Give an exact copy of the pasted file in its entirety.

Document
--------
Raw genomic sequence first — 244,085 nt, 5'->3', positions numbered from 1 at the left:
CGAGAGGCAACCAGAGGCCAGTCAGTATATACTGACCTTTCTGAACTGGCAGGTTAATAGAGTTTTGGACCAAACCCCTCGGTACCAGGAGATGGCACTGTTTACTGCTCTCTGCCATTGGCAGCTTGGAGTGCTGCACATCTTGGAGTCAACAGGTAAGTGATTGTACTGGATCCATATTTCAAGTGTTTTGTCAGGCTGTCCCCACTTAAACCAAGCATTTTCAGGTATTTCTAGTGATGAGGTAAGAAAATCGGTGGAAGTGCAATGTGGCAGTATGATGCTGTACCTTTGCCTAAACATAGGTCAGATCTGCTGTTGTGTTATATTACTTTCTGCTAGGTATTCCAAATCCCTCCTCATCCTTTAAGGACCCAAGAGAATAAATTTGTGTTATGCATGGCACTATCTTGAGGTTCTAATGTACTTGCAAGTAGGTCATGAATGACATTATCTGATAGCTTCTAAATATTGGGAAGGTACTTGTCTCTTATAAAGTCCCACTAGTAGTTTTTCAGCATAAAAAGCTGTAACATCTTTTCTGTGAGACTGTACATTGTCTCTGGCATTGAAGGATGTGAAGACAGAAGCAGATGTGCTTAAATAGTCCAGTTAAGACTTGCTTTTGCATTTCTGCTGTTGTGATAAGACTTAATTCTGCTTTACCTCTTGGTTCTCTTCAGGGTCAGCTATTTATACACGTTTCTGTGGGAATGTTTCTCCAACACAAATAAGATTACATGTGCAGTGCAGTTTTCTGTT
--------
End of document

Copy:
Raw genomic sequence first — 244,085 nt, 5'->3', positions numbered from 1 at the left:
CGAGAGGCAACCAGAGGCCAGTCAGTATATACTGACCTTTCTGAACTGGCAGGTTAATAGAGTTTTGGACCAAACCCCTCGGTACCAGGAGATGGCACTGTTTACTGCTCTCTGCCATTGGCAGCTTGGAGTGCTGCACATCTTGGAGTCAACAGGTAAGTGATTGTACTGGATCCATATTTCAAGTGTTTTGTCAGGCTGTCCCCACTTAAACCAAGCATTTTCAGGTATTTCTAGTGATGAGGTAAGAAAATCGGTGGAAGTGCAATGTGGCAGTATGATGCTGTACCTTTGCCTAAACATAGGTCAGATCTGCTGTTGTGTTATATTACTTTCTGCTAGGTATTCCAAATCCCTCCTCATCCTTTAAGGACCCAAGAGAATAAATTTGTGTTATGCATGGCACTATCTTGAGGTTCTAATGTACTTGCAAGTAGGTCATGAATGACATTATCTGATAGCTTCTAAATATTGGGAAGGTACTTGTCTCTTATAAAGTCCCACTAGTAGTTTTTCAGCATAAAAAGCTGTAACATCTTTTCTGTGAGACTGTACATTGTCTCTGGCATTGAAGGATGTGAAGACAGAAGCAGATGTGCTTAAATAGTCCAGTTAAGACTTGCTTTTGCATTTCTGCTGTTGTGATAAGACTTAATTCTGCTTTACCTCTTGGTTCTCTTCAGGGTCAGCTATTTATACACGTTTCTGTGGGAATGTTTCTCCAACACAAATAAGATTACATGTGCAGTGCAGTTTTCTGTT